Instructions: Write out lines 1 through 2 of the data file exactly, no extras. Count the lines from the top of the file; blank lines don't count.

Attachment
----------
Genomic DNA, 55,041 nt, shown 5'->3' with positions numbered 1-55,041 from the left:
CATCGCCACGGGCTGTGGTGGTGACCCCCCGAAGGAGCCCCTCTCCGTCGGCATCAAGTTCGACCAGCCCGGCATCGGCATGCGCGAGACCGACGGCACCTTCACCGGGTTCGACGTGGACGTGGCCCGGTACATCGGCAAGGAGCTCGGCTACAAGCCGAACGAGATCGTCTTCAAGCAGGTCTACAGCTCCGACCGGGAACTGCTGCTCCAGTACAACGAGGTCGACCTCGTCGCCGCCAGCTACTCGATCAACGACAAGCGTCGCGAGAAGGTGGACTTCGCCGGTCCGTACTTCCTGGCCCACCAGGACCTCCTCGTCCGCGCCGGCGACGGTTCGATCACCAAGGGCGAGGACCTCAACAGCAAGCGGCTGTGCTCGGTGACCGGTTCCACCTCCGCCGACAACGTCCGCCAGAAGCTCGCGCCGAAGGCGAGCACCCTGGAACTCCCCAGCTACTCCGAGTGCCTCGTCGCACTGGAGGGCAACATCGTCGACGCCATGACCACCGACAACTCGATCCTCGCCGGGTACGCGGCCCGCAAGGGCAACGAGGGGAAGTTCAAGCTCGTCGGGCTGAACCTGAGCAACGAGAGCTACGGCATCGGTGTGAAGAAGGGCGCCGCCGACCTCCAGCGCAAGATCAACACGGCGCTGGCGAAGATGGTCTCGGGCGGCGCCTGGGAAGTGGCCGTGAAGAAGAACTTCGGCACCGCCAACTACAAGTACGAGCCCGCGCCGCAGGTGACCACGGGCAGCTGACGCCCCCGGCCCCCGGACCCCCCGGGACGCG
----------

Genomic DNA, 55,041 nt, shown 5'->3' with positions numbered 1-55,041 from the left:
CATCGCCACGGGCTGTGGTGGTGACCCCCCGAAGGAGCCCCTCTCCGTCGGCATCAAGTTCGACCAGCCCGGCATCGGCATGCGCGAGACCGACGGCACCTTCACCGGGTTCGACGTGGACGTGGCCCGGTACATCGGCAAGGAGCTCGGCTACAAGCCGAACGAGATCGTCTTCAAGCAGGTCTACAGCTCCGACCGGGAACTGCTGCTCCAGTACAACGAGGTCGACCTCGTCGCCGCCAGCTACTCGATCAACGACAAGCGTCGCGAGAAGGTGGACTTCGCCGGTCCGTACTTCCTGGCCCACCAGGACCTCCTCGTCCGCGCCGGCGACGGTTCGATCACCAAGGGCGAGGACCTCAACAGCAAGCGGCTGTGCTCGGTGACCGGTTCCACCTCCGCCGACAACGTCCGCCAGAAGCTCGCGCCGAAGGCGAGCACCCTGGAACTCCCCAGCTACTCCGAGTGCCTCGTCGCACTGGAGGGCAACATCGTCGACGCCATGACCACCGACAACTCGATCCTCGCCGGGTACGCGGCCCGCAAGGGCAACGAGGGGAAGTTCAAGCTCGTCGGGCTGAACCTGAGCAACGAGAGCTACGGCATCGGTGTGAAGAAGGGCGCCGCCGACCTCCAGCGCAAGATCAACACGGCGCTGGCGAAGATGGTCTCGGGCGGCGCCTGGGAAGTGGCCGTGAAGAAGAACTTCGGCACCGCCAACTACAAGTACGAGCCCGCGCCGCAGGTGACCACGGGCAGCTGACGCCCCCGGCCCCCGGACCCCCCGGGACGCG